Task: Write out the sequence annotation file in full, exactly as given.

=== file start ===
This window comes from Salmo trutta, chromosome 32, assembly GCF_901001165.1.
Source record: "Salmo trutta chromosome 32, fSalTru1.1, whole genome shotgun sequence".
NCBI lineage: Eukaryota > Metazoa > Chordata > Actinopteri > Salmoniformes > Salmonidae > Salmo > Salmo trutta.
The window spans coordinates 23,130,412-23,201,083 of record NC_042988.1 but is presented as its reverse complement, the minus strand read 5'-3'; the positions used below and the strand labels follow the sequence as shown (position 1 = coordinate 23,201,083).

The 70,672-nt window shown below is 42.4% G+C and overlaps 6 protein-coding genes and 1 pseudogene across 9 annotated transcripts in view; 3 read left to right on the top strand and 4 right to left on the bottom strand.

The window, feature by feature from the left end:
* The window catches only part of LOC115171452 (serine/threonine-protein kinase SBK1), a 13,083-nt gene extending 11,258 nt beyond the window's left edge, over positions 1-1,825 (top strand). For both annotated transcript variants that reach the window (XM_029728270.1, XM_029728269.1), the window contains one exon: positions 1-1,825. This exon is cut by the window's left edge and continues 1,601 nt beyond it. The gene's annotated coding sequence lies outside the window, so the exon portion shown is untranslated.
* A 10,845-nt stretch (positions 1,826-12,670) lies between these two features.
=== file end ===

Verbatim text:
This window comes from Salmo trutta, chromosome 32, assembly GCF_901001165.1.
Source record: "Salmo trutta chromosome 32, fSalTru1.1, whole genome shotgun sequence".
NCBI lineage: Eukaryota > Metazoa > Chordata > Actinopteri > Salmoniformes > Salmonidae > Salmo > Salmo trutta.
The window spans coordinates 23,130,412-23,201,083 of record NC_042988.1 but is presented as its reverse complement, the minus strand read 5'-3'; the positions used below and the strand labels follow the sequence as shown (position 1 = coordinate 23,201,083).

The 70,672-nt window shown below is 42.4% G+C and overlaps 6 protein-coding genes and 1 pseudogene across 9 annotated transcripts in view; 3 read left to right on the top strand and 4 right to left on the bottom strand.

The window, feature by feature from the left end:
* The window catches only part of LOC115171452 (serine/threonine-protein kinase SBK1), a 13,083-nt gene extending 11,258 nt beyond the window's left edge, over positions 1-1,825 (top strand). For both annotated transcript variants that reach the window (XM_029728270.1, XM_029728269.1), the window contains one exon: positions 1-1,825. This exon is cut by the window's left edge and continues 1,601 nt beyond it. The gene's annotated coding sequence lies outside the window, so the exon portion shown is untranslated.
* A 10,845-nt stretch (positions 1,826-12,670) lies between these two features.